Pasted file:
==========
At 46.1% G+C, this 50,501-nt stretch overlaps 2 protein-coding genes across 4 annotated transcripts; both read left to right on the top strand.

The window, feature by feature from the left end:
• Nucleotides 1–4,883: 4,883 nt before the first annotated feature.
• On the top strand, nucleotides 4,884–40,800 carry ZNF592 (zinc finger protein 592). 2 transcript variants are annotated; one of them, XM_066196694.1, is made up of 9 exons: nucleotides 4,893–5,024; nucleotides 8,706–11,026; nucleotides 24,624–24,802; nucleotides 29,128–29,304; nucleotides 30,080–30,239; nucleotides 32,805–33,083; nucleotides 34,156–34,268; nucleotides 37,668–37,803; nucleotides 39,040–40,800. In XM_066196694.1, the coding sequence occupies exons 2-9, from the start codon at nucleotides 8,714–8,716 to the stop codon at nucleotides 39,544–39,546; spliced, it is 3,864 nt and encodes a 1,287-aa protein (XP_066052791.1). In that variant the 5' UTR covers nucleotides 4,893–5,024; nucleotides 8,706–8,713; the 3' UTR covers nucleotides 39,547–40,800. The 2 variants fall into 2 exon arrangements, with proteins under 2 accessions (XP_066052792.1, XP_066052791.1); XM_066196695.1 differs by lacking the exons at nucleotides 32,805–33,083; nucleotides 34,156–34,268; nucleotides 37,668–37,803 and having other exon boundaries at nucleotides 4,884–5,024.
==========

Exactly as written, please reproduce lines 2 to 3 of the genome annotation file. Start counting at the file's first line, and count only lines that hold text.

The window, feature by feature from the left end:
• Nucleotides 1–4,883: 4,883 nt before the first annotated feature.